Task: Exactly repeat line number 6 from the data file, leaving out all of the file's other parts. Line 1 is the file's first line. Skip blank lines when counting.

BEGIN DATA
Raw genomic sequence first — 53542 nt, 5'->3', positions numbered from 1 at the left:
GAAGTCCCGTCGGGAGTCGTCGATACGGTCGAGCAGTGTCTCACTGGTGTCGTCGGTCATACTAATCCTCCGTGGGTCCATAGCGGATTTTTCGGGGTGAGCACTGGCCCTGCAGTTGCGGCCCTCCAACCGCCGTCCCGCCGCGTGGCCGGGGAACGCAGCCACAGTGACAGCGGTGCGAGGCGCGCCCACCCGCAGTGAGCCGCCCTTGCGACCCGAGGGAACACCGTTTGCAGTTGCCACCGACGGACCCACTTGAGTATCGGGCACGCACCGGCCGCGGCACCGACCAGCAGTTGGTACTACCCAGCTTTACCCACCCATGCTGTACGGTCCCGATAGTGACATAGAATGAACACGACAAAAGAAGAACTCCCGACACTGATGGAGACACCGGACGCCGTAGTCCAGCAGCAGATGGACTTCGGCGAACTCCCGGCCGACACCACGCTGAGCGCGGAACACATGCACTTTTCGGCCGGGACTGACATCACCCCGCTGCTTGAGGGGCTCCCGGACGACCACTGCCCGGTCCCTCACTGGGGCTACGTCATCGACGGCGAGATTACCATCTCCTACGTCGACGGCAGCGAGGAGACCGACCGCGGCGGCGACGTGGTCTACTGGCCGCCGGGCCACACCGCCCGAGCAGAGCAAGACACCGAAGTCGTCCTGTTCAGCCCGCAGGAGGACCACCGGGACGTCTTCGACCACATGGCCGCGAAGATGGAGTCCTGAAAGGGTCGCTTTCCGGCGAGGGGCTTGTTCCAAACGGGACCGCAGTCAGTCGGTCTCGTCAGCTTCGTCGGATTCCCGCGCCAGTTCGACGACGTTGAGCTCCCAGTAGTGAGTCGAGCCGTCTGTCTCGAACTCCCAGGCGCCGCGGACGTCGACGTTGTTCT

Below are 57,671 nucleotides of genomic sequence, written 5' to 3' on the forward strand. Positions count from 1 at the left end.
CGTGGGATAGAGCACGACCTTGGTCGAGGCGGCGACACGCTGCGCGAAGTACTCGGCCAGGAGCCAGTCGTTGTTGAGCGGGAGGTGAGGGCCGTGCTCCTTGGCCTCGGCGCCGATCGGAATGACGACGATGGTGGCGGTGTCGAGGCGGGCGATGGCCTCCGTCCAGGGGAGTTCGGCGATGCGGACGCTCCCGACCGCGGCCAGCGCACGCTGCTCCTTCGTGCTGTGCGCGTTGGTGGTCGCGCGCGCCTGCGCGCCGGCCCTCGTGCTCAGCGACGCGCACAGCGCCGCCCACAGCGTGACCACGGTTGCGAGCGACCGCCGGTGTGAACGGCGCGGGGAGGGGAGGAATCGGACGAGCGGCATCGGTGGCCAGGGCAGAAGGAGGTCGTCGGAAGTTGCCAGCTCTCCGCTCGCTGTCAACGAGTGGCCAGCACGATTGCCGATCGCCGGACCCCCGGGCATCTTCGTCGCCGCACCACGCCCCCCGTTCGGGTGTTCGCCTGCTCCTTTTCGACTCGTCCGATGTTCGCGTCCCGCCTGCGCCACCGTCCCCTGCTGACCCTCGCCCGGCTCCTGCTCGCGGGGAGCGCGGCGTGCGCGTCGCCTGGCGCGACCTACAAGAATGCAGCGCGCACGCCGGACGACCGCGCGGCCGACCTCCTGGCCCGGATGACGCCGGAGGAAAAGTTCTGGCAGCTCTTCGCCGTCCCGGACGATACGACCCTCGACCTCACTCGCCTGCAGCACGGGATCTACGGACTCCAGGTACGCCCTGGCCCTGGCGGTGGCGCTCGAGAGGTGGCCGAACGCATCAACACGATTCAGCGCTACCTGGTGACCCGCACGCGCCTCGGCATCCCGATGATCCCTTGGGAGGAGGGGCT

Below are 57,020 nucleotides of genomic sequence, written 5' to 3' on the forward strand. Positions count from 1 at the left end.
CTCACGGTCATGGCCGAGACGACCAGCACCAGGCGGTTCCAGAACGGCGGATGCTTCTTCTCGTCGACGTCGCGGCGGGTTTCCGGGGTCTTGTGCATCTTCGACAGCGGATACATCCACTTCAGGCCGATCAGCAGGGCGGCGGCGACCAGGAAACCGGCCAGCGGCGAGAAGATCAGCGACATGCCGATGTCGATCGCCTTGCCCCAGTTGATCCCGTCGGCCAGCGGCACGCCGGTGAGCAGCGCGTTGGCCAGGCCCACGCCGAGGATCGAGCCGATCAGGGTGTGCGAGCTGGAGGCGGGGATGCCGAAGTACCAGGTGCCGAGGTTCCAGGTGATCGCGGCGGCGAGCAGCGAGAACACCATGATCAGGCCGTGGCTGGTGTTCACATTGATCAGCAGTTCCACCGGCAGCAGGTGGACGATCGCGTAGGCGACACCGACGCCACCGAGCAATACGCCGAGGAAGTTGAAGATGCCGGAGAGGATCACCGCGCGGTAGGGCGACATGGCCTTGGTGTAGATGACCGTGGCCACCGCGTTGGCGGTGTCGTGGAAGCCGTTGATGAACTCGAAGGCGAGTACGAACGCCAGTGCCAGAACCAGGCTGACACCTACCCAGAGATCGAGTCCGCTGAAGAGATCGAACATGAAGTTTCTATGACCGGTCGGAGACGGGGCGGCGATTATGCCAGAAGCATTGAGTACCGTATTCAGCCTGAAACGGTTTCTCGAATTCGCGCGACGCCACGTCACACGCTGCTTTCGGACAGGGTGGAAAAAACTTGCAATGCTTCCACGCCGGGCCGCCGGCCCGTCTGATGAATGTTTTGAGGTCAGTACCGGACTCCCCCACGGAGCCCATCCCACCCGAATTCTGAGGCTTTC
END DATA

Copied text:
CTCACGGTCATGGCCGAGACGACCAGCACCAGGCGGTTCCAGAACGGCGGATGCTTCTTCTCGTCGACGTCGCGGCGGGTTTCCGGGGTCTTGTGCATCTTCGACAGCGGATACATCCACTTCAGGCCGATCAGCAGGGCGGCGGCGACCAGGAAACCGGCCAGCGGCGAGAAGATCAGCGACATGCCGATGTCGATCGCCTTGCCCCAGTTGATCCCGTCGGCCAGCGGCACGCCGGTGAGCAGCGCGTTGGCCAGGCCCACGCCGAGGATCGAGCCGATCAGGGTGTGCGAGCTGGAGGCGGGGATGCCGAAGTACCAGGTGCCGAGGTTCCAGGTGATCGCGGCGGCGAGCAGCGAGAACACCATGATCAGGCCGTGGCTGGTGTTCACATTGATCAGCAGTTCCACCGGCAGCAGGTGGACGATCGCGTAGGCGACACCGACGCCACCGAGCAATACGCCGAGGAAGTTGAAGATGCCGGAGAGGATCACCGCGCGGTAGGGCGACATGGCCTTGGTGTAGATGACCGTGGCCACCGCGTTGGCGGTGTCGTGGAAGCCGTTGATGAACTCGAAGGCGAGTACGAACGCCAGTGCCAGAACCAGGCTGACACCTACCCAGAGATCGAGTCCGCTGAAGAGATCGAACATGAAGTTTCTATGACCGGTCGGAGACGGGGCGGCGATTATGCCAGAAGCATTGAGTACCGTATTCAGCCTGAAACGGTTTCTCGAATTCGCGCGACGCCACGTCACACGCTGCTTTCGGACAGGGTGGAAAAAACTTGCAATGCTTCCACGCCGGGCCGCCGGCCCGTCTGATGAATGTTTTGAGGTCAGTACCGGACTCCCCCACGGAGCCCATCCCACCCGAATTCTGAGGCTTTC